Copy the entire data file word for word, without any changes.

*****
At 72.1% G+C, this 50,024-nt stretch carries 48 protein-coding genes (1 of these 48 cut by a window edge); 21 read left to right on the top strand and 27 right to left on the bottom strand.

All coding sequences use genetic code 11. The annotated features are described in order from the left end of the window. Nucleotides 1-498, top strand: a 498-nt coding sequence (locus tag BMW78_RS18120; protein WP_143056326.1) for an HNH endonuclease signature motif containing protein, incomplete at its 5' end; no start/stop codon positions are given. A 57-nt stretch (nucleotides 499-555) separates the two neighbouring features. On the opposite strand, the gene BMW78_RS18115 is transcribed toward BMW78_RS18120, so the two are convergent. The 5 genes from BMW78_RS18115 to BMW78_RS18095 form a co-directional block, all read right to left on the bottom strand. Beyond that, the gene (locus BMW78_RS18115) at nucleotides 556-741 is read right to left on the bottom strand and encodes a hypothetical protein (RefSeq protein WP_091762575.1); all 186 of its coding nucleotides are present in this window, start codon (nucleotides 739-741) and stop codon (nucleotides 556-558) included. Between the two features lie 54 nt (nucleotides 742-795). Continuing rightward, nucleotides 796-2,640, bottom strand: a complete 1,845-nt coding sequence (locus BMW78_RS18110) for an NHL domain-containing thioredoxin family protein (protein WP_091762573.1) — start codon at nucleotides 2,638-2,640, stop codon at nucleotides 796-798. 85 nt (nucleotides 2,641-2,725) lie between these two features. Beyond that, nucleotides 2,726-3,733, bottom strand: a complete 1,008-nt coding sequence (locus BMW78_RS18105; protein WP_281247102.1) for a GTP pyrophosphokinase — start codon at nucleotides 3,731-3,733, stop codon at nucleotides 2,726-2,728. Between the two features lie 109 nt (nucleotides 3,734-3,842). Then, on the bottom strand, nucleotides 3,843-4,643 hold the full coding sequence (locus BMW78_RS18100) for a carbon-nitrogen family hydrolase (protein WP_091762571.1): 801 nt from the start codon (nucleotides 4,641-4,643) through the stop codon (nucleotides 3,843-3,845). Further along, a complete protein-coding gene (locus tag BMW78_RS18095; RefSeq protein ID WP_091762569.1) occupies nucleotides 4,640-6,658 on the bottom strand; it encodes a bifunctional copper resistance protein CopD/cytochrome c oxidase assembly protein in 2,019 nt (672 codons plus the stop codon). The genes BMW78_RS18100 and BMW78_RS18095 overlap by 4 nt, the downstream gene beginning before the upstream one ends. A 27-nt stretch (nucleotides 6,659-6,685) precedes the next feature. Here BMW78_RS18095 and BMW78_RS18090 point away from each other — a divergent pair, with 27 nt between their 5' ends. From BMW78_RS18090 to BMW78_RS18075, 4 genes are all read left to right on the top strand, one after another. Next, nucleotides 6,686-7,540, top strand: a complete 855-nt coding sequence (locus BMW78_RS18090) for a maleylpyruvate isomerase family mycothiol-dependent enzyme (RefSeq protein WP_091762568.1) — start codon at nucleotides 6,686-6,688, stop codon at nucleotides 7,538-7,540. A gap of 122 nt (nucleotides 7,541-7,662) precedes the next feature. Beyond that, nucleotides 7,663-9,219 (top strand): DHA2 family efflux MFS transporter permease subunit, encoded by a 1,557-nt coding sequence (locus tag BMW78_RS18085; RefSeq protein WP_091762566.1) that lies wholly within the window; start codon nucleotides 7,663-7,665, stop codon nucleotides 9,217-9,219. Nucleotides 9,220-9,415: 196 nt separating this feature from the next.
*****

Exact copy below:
At 72.1% G+C, this 50,024-nt stretch carries 48 protein-coding genes (1 of these 48 cut by a window edge); 21 read left to right on the top strand and 27 right to left on the bottom strand.

All coding sequences use genetic code 11. The annotated features are described in order from the left end of the window. Nucleotides 1-498, top strand: a 498-nt coding sequence (locus tag BMW78_RS18120; protein WP_143056326.1) for an HNH endonuclease signature motif containing protein, incomplete at its 5' end; no start/stop codon positions are given. A 57-nt stretch (nucleotides 499-555) separates the two neighbouring features. On the opposite strand, the gene BMW78_RS18115 is transcribed toward BMW78_RS18120, so the two are convergent. The 5 genes from BMW78_RS18115 to BMW78_RS18095 form a co-directional block, all read right to left on the bottom strand. Beyond that, the gene (locus BMW78_RS18115) at nucleotides 556-741 is read right to left on the bottom strand and encodes a hypothetical protein (RefSeq protein WP_091762575.1); all 186 of its coding nucleotides are present in this window, start codon (nucleotides 739-741) and stop codon (nucleotides 556-558) included. Between the two features lie 54 nt (nucleotides 742-795). Continuing rightward, nucleotides 796-2,640, bottom strand: a complete 1,845-nt coding sequence (locus BMW78_RS18110) for an NHL domain-containing thioredoxin family protein (protein WP_091762573.1) — start codon at nucleotides 2,638-2,640, stop codon at nucleotides 796-798. 85 nt (nucleotides 2,641-2,725) lie between these two features. Beyond that, nucleotides 2,726-3,733, bottom strand: a complete 1,008-nt coding sequence (locus BMW78_RS18105; protein WP_281247102.1) for a GTP pyrophosphokinase — start codon at nucleotides 3,731-3,733, stop codon at nucleotides 2,726-2,728. Between the two features lie 109 nt (nucleotides 3,734-3,842). Then, on the bottom strand, nucleotides 3,843-4,643 hold the full coding sequence (locus BMW78_RS18100) for a carbon-nitrogen family hydrolase (protein WP_091762571.1): 801 nt from the start codon (nucleotides 4,641-4,643) through the stop codon (nucleotides 3,843-3,845). Further along, a complete protein-coding gene (locus tag BMW78_RS18095; RefSeq protein ID WP_091762569.1) occupies nucleotides 4,640-6,658 on the bottom strand; it encodes a bifunctional copper resistance protein CopD/cytochrome c oxidase assembly protein in 2,019 nt (672 codons plus the stop codon). The genes BMW78_RS18100 and BMW78_RS18095 overlap by 4 nt, the downstream gene beginning before the upstream one ends. A 27-nt stretch (nucleotides 6,659-6,685) precedes the next feature. Here BMW78_RS18095 and BMW78_RS18090 point away from each other — a divergent pair, with 27 nt between their 5' ends. From BMW78_RS18090 to BMW78_RS18075, 4 genes are all read left to right on the top strand, one after another. Next, nucleotides 6,686-7,540, top strand: a complete 855-nt coding sequence (locus BMW78_RS18090) for a maleylpyruvate isomerase family mycothiol-dependent enzyme (RefSeq protein WP_091762568.1) — start codon at nucleotides 6,686-6,688, stop codon at nucleotides 7,538-7,540. A gap of 122 nt (nucleotides 7,541-7,662) precedes the next feature. Beyond that, nucleotides 7,663-9,219 (top strand): DHA2 family efflux MFS transporter permease subunit, encoded by a 1,557-nt coding sequence (locus tag BMW78_RS18085; RefSeq protein WP_091762566.1) that lies wholly within the window; start codon nucleotides 7,663-7,665, stop codon nucleotides 9,217-9,219. Nucleotides 9,220-9,415: 196 nt separating this feature from the next.